Mohamed Mohamud has been found guilty of trying to use a weapon of mass destruction in Portland.
A jury delivered the verdict at 3 p.m. Thursday, one day after attorneys made their closing arguments.
Mohamud's sentencing is scheduled for May 14.
Mohamud, 21, was arrested after the FBI said he attempted to detonate a fake bomb during Portland's Christmas tree-lighting ceremony in November 2010. The fake bomb was supplied by FBI agents posing as al-Qaida recruiters.
Greg Fowler, special agent in charge of the FBI's Portland division, issued a statement after the verdict was announced saying the jury decided Mohamud's fate, "while balancing the needs for safety and justice."
"His actions showed little regard for the rights and responsibilities that come with being an American or respect for the lives that he was prepared to take," the statement said.
The defense argued that Mohamud was entrapped by the FBI.
"I thought the FBI took it too far and I think we are hopeful those mitigating factors will be considered at sentencing," said defense attorney Stephen Sady.
Osman Barre, Mohamed Mohamud's father, testified that he was concerned for his son's safety when he contacted the FBI in 2009.
Barre says Mohamud told him he was planning to fly to Yemen to learn Arabic, according to the Associated Press.
Barre says contemporary news accounts of Somali-American teenagers joining the mujahedeen in Somalia persuaded him to contact the FBI and say he feared his son was being brainwashed by al-Qaida recruiters.
But Barre said Monday he now thinks it was an elaborate FBI sting that "brainwashed" his son.
Mohamud did not take the witness stand.
Assistant U.S. Attorney Ethan Knight said Wednesday in closing arguments that Mohamud was predisposed to terrorism when he was 15 years old, the age he told undercover agents he began to think about committing violent jihad.
Knight said jurors may have disagreed with the FBI's methods in its undercover sting operation, the Associated Press reported, but they couldn't argue that Mohamud intended to kill thousands at Portland's 2010 Christmas tree-lighting.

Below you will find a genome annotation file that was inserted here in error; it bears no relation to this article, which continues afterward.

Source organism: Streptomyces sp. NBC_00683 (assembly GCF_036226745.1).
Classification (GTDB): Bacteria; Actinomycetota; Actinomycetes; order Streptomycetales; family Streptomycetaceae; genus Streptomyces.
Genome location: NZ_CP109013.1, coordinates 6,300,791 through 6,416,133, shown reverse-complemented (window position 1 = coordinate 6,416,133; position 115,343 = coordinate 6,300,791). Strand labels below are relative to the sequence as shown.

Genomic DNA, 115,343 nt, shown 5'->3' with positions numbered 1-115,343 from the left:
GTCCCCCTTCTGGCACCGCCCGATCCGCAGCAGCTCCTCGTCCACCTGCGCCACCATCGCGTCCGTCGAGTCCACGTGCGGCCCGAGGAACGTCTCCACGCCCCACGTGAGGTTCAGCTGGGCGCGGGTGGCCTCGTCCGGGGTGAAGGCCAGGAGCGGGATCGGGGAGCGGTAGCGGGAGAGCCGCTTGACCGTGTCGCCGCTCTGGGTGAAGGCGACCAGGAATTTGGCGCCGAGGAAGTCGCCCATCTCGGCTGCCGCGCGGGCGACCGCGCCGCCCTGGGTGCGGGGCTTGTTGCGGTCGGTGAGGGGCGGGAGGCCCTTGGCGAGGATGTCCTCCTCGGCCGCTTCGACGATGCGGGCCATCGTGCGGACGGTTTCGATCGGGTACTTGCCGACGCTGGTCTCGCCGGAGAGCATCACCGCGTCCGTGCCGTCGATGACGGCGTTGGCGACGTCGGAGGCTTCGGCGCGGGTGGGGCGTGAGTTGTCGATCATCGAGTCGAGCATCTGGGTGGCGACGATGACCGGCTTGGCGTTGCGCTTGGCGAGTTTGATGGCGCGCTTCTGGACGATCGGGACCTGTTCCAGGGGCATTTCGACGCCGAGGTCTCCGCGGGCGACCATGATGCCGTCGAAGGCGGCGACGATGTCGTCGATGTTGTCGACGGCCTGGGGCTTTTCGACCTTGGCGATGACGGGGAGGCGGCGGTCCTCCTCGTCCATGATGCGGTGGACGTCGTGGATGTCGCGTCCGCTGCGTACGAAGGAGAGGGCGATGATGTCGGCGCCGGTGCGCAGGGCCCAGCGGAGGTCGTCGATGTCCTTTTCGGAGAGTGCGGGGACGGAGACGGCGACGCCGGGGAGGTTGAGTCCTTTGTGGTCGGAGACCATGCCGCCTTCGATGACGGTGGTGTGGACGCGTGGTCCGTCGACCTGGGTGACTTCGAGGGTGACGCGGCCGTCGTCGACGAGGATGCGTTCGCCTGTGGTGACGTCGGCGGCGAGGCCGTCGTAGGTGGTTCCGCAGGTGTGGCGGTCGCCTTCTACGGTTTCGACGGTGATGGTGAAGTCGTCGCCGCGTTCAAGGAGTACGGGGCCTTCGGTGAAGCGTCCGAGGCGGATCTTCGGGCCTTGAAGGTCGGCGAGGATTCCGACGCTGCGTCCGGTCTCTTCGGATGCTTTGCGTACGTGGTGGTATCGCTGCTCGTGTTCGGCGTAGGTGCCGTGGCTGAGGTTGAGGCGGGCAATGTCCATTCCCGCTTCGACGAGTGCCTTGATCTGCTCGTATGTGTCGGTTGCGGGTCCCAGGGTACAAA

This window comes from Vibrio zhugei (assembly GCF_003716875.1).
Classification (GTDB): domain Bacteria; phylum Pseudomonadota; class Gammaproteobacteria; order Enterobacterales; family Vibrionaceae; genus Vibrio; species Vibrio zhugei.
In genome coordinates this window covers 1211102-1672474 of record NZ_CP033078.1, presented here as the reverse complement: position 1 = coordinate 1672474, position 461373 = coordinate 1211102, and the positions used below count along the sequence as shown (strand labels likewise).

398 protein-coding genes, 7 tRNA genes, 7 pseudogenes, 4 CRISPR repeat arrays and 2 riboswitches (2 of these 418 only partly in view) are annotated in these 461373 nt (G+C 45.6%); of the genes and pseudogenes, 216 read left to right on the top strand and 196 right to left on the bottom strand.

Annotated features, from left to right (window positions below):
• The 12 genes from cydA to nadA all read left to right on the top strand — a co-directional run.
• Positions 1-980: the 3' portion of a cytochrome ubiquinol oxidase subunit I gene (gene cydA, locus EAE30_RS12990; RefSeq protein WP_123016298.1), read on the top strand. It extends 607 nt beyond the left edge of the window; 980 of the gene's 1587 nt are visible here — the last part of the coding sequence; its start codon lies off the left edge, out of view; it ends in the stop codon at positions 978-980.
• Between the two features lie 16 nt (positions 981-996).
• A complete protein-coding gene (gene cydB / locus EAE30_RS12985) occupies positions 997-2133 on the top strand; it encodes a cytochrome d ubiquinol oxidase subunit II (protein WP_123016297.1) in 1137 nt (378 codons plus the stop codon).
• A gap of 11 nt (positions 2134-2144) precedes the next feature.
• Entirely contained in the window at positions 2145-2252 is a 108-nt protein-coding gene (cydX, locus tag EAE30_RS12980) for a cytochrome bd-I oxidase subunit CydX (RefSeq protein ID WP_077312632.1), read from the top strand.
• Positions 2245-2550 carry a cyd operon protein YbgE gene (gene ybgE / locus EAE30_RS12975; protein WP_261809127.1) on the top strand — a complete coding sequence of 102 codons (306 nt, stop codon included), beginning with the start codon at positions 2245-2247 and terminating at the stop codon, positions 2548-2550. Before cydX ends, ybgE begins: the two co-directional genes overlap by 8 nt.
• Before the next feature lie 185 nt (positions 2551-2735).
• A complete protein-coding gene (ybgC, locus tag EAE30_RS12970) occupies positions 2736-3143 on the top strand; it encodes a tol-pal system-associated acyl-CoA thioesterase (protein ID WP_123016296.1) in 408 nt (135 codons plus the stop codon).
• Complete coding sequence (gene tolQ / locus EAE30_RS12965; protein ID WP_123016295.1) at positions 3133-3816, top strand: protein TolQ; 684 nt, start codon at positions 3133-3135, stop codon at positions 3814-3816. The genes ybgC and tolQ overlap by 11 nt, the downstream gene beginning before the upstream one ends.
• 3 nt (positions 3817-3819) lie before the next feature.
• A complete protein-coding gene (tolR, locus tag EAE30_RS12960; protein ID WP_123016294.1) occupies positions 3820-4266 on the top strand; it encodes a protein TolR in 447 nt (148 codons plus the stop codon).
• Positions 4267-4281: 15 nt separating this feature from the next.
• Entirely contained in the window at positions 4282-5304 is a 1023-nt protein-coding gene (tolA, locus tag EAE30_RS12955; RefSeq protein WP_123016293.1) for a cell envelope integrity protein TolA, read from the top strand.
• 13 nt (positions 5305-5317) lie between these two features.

"We tried to present all the evidence as fairly and as clearly as we possibly could," Knight said. "And in some sense, the jury clearly saw that and agreed with it within the law and found the defendant guilty."
Mohamud's parents attended much of the trial, but were not in the courtroom to hear the verdict. They could not be reached for comment.
"I think we all kind of expected that [verdict]. We didn't expect to get any justice," said Saba Ahmed, a member of the local Muslim community who knows Mohamud.
She added, "We wish the FBI had tried to stop him instead of encouraging that behavior. When I was at the trial, I saw how the FBI undercover agents showed him training videos produced by the U.S. government on training jihadi errorists. That sort of stuff, Beaverton teenagers don't think about that stuff."
The trial lasted 10 days.
The defense had filed a motion for a mistrial before the verdict was reached, saying a question by the jury was answered in a confusing manner by the court.
Mohamud's attorneys said the response given to jurors needed to be withdrawn and a new statement written up. If that wasn't done, the defense said the alternative was a motion for mistrial.
Judge Garr M. King issued an order denying the motion for a mistrial Thursday afternoon.
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